Marker 12

Shell Cove Park, Lake Road, Sheffield Lake

Jay Terrell and his "Terrible Fish"

Around 1867, along the shale cliffs of the lakeshore of Sheffield Lake, Jay Terrell found fossils of a "terrible fish" later named in his honor as Dinichthys Terrelli. This animal, now known as Dunkleosteus terrelli, was a massive arthrodire (an extinct, joint-necked, armor-plated fish) that lived in the Devonian sea, which covered much of eastern North America some 354 million to 364 million years ago. Dunkleosteus was armed with an incredible set of shearing jaws and was clearly the top marine predator in the Devonian Period (the "Age of Fishes").

Marker 28

33740 Lake Road, Avon Lake

Peter Miller House Museum Board of Trustees and The Ohio Historical Society

The Peter J. Miller House was built around 1830 and is one of the last remaining pre-Civil War lakefront houses in Lorain County. The architecture is Greek Revival. Peter Miller married Ruth Houseworth in 1828. They had five children. In 1851 Peter Miller died and it's believed that his family continued to reside on the property until 1925. The city of Avon Lake purchased the property in 1962. The house was opened for tours, and restoration proceeded as funds were available. In 1975 the water heating system burst and caused extensive damage. In 1985 a new committee took over and was successful in restoring the house. Volunteer trustees have overseen the operation of the house as a museum since September 1989.

Peter J. Miller's father, Adam Miller, was one of the first non-Native permanent settlers in what is now the city of Avon Lake. Immigrants from New York, Adam and Anna Teamount Miller, settled in Avon Township in 1819. The couple had 10 children. The oldest known child was Alexis Miller and the youngest was Peter. A story in the 1844 edition of William McGuffey's Second Reader is believed to be about an incident from Peter's life. The story relates how as he walked home through a swamp, a bear chased Peter up a tree and bit at the young man's shoes as he tried to defend himself. After three attempts by the bear to reach Peter, they tumbled to the ground. Peter ran for his life and the bear gave up the chase.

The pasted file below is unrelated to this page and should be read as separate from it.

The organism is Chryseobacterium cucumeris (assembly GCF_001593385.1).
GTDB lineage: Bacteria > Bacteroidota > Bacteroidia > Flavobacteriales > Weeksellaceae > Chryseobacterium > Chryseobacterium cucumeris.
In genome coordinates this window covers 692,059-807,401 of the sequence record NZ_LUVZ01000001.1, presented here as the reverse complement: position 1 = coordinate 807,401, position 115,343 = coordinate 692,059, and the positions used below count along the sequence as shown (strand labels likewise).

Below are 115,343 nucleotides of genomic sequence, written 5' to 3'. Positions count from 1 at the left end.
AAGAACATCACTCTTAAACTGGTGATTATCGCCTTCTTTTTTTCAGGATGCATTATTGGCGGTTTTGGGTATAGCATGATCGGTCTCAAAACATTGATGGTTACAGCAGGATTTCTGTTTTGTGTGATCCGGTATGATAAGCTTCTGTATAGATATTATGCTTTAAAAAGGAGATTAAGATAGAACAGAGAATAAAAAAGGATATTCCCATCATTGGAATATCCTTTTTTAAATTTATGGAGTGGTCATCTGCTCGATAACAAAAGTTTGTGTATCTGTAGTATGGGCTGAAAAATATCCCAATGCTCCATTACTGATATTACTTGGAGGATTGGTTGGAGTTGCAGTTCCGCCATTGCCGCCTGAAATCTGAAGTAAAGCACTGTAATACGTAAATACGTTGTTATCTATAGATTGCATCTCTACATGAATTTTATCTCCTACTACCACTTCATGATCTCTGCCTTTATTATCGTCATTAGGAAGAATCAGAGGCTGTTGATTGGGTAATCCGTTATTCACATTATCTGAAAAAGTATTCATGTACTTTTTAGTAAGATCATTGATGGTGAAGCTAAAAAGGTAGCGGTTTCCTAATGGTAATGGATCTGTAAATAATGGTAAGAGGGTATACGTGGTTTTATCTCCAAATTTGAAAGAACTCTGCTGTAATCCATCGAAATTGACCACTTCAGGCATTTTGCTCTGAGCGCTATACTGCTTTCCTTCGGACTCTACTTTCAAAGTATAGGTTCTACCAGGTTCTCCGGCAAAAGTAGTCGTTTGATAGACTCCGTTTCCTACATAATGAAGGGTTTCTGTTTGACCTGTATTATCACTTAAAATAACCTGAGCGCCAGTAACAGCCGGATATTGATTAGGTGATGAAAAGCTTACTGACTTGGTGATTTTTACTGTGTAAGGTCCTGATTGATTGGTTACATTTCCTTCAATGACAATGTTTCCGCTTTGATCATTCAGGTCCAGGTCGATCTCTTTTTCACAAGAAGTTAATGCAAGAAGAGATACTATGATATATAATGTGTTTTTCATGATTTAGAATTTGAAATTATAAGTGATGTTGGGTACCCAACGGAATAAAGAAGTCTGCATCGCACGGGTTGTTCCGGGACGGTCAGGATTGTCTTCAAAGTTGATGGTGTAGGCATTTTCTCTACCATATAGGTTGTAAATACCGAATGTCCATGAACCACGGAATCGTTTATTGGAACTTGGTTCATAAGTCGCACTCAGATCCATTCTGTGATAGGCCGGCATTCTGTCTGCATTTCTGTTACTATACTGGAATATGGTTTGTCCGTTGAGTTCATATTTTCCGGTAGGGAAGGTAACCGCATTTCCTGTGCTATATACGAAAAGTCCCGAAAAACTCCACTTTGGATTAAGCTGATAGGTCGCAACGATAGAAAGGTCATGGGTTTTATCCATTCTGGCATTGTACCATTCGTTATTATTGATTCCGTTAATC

Marker 34

33479 Lake Road, Avon Lake, in Avon Lake (Beach Park Station) Shopping Center

Beach Park Station

From the 1890s to the 1930s, interurban railways were an important form of travel in the Midwest. Beach Park Station had an interurban carhouse, where repairs were performed and passengers boarded. The Lorain & Cleveland Railway (L&C) built the 65½-by-200-foot brick station in 1897. By 1901, the L&C became part of the Lake Shore Electric Railway (LSE) and Beach Park became stop 65 on a line that ran from Cleveland to Toledo and then to Detroit. Requiring power and water, the LSE built an electric plant and water tower at Avon Lake. This infrastructure spurred the community’s development and growth. Some considered Beach Park the LSE’s most impressive passenger station. The LSE owned Avon Beach Park, which offered guests a dance hall, beach and picnic and camping grounds. Many passengers came here to take a break from the city. Sold in 1923, the park became the site of a Cleveland Electric Illuminating Co. power plant. The LSE stopped running in 1938 because it could not compete with the convenience of the automobile. The station was sold in 1940 and has since been a motel and restaurant (the Saddle Inn), a movie theater and commercial, office and retail space.

Contact this reporter at editor@westlifenews.com or 440-871-5797.